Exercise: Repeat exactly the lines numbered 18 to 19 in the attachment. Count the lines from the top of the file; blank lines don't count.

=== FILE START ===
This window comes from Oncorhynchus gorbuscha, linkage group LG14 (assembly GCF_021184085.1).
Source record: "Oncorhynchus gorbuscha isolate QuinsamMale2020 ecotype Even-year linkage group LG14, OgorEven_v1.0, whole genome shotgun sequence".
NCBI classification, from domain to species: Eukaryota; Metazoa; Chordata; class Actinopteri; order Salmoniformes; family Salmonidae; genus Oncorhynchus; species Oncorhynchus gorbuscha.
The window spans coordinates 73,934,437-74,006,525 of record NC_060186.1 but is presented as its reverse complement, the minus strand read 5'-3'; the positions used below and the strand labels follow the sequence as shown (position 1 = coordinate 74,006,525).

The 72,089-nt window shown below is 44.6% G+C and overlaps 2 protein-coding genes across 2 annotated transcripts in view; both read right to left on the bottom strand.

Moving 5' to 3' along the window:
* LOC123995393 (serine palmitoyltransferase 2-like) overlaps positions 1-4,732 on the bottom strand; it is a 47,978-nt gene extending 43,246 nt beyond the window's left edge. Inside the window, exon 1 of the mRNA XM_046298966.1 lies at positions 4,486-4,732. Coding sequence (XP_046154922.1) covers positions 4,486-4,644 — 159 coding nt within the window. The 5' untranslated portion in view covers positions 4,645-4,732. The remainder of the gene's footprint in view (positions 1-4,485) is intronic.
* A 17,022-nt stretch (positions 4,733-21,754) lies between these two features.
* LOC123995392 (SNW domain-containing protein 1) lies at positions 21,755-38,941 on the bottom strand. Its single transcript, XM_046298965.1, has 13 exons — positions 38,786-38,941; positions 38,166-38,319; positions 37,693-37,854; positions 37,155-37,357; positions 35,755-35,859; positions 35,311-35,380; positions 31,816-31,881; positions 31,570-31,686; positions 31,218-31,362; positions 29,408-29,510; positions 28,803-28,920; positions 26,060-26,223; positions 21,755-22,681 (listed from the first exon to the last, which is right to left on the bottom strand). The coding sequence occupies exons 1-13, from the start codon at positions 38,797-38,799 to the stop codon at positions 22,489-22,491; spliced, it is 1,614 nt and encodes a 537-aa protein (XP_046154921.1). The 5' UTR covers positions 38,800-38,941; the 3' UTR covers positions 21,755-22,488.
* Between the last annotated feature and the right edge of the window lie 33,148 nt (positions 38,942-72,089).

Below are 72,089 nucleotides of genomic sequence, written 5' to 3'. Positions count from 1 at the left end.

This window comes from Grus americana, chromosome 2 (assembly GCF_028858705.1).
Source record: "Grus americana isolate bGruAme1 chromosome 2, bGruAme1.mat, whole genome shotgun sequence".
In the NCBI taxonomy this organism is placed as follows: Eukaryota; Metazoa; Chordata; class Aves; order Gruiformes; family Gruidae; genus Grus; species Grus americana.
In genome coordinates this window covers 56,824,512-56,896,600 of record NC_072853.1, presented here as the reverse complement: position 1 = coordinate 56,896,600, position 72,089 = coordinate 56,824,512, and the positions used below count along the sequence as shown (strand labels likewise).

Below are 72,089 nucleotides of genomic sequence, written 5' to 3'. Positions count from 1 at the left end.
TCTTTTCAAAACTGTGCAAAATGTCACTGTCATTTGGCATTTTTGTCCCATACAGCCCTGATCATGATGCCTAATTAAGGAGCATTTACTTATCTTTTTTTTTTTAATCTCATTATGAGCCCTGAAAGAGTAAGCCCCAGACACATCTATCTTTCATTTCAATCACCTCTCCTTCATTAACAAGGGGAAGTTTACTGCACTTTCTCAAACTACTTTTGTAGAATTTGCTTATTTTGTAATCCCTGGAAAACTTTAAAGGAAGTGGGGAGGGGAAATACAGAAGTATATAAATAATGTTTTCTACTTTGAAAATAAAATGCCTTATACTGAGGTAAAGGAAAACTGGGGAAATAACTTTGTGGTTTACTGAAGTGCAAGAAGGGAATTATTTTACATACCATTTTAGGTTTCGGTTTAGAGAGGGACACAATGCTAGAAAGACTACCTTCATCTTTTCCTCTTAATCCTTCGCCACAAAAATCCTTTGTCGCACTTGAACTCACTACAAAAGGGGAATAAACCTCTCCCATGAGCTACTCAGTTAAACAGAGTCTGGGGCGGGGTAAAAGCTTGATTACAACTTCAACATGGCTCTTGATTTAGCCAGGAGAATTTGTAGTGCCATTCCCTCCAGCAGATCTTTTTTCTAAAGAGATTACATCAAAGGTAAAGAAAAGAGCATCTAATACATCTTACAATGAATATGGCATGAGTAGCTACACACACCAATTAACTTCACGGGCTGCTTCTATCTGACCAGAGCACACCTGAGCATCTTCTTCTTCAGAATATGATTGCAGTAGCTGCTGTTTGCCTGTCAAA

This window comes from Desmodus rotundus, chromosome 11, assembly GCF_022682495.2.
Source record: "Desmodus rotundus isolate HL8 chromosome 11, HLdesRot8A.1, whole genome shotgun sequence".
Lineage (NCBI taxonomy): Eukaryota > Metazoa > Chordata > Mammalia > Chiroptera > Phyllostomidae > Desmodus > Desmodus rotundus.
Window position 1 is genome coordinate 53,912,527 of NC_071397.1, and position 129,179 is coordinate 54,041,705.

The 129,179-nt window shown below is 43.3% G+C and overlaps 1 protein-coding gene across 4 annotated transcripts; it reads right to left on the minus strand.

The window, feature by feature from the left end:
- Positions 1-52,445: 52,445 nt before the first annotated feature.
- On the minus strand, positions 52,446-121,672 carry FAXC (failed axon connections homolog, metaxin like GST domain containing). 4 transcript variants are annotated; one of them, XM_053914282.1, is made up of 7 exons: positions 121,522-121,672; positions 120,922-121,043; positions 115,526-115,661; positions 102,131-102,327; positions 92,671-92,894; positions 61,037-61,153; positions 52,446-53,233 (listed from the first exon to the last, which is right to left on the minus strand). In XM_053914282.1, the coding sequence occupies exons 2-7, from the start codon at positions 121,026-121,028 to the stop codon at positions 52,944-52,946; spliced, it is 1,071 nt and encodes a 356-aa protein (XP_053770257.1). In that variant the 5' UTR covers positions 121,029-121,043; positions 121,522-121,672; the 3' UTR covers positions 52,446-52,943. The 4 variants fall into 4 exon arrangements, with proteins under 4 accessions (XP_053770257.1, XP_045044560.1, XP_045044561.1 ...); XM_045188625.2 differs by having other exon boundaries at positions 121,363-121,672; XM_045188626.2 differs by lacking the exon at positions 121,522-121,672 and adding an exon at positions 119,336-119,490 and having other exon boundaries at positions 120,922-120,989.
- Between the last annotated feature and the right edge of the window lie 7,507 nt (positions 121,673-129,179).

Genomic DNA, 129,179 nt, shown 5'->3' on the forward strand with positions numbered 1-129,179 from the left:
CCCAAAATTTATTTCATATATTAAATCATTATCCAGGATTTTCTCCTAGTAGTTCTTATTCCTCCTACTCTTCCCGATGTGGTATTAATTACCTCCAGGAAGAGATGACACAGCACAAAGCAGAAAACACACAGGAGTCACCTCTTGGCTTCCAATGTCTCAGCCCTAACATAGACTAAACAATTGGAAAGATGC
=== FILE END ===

This window comes from Desmodus rotundus, chromosome 11, assembly GCF_022682495.2.
Source record: "Desmodus rotundus isolate HL8 chromosome 11, HLdesRot8A.1, whole genome shotgun sequence".